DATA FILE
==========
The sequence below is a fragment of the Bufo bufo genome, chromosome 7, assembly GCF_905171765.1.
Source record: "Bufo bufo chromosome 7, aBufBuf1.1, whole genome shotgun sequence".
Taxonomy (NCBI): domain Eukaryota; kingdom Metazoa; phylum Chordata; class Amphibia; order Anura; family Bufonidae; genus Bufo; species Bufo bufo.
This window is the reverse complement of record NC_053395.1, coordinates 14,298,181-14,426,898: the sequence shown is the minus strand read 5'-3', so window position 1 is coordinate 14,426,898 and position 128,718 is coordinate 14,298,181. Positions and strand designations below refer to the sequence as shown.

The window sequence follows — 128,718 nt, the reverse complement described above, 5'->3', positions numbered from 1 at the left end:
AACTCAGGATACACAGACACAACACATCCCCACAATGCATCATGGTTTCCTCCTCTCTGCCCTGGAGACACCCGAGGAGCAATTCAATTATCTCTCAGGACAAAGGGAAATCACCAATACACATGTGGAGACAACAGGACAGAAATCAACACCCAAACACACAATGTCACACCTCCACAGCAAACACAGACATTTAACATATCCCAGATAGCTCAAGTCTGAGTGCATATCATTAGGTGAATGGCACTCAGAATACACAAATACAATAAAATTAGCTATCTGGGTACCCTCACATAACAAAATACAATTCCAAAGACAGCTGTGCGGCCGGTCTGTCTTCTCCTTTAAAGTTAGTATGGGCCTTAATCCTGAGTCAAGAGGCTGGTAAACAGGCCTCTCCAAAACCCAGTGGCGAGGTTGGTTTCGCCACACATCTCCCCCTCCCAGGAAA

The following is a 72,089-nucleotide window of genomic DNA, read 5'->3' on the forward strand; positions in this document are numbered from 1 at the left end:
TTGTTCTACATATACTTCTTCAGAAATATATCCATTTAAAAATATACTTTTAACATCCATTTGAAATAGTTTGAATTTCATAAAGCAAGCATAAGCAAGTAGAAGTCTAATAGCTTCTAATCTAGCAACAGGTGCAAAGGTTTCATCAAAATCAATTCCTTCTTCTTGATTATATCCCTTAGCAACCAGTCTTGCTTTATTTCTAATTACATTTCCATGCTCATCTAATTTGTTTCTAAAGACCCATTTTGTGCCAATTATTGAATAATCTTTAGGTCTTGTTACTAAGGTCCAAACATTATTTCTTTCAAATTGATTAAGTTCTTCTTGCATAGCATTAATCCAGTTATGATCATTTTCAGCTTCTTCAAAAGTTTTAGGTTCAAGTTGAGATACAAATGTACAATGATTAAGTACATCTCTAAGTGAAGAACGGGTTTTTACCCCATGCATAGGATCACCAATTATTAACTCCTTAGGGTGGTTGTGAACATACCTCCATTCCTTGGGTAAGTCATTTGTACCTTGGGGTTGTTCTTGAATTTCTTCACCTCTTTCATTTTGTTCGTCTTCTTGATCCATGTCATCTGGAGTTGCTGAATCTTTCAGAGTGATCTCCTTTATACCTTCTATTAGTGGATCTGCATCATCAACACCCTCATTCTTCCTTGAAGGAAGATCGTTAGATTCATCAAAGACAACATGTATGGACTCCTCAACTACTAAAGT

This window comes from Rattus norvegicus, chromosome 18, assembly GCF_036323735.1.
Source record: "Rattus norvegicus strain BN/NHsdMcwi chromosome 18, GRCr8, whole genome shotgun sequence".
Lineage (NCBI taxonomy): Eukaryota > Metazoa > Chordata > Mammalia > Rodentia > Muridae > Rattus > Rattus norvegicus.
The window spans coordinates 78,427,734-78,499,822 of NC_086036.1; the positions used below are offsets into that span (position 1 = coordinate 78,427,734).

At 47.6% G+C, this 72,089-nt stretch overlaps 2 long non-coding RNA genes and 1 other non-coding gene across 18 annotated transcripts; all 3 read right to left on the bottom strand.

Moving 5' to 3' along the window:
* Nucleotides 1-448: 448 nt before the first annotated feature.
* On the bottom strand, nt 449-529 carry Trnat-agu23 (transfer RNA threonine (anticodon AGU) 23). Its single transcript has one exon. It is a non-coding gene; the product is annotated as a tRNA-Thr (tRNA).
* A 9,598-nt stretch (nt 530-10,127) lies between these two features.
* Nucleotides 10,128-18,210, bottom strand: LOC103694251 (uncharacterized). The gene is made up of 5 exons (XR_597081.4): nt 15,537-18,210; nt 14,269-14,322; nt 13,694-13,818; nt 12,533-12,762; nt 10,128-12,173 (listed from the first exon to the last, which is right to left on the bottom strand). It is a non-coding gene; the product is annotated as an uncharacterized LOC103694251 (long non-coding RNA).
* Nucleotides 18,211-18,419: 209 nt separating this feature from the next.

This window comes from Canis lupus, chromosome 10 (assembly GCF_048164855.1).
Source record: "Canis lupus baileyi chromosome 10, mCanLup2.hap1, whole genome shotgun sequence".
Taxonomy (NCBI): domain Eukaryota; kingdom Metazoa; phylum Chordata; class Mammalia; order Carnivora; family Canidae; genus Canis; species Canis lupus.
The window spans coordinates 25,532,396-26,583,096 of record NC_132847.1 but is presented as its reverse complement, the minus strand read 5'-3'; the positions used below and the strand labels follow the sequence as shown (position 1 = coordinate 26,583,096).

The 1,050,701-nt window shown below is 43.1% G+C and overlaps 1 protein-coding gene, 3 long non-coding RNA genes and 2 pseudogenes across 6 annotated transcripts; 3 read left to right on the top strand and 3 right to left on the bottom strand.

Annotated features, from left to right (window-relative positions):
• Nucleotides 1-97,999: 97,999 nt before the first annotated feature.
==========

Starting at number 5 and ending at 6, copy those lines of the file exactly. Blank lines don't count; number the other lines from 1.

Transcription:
The window sequence follows — 128,718 nt, the reverse complement described above, 5'->3', positions numbered from 1 at the left end:
AACTCAGGATACACAGACACAACACATCCCCACAATGCATCATGGTTTCCTCCTCTCTGCCCTGGAGACACCCGAGGAGCAATTCAATTATCTCTCAGGACAAAGGGAAATCACCAATACACATGTGGAGACAACAGGACAGAAATCAACACCCAAACACACAATGTCACACCTCCACAGCAAACACAGACATTTAACATATCCCAGATAGCTCAAGTCTGAGTGCATATCATTAGGTGAATGGCACTCAGAATACACAAATACAATAAAATTAGCTATCTGGGTACCCTCACATAACAAAATACAATTCCAAAGACAGCTGTGCGGCCGGTCTGTCTTCTCCTTTAAAGTTAGTATGGGCCTTAATCCTGAGTCAAGAGGCTGGTAAACAGGCCTCTCCAAAACCCAGTGGCGAGGTTGGTTTCGCCACACATCTCCCCCTCCCAGGAAA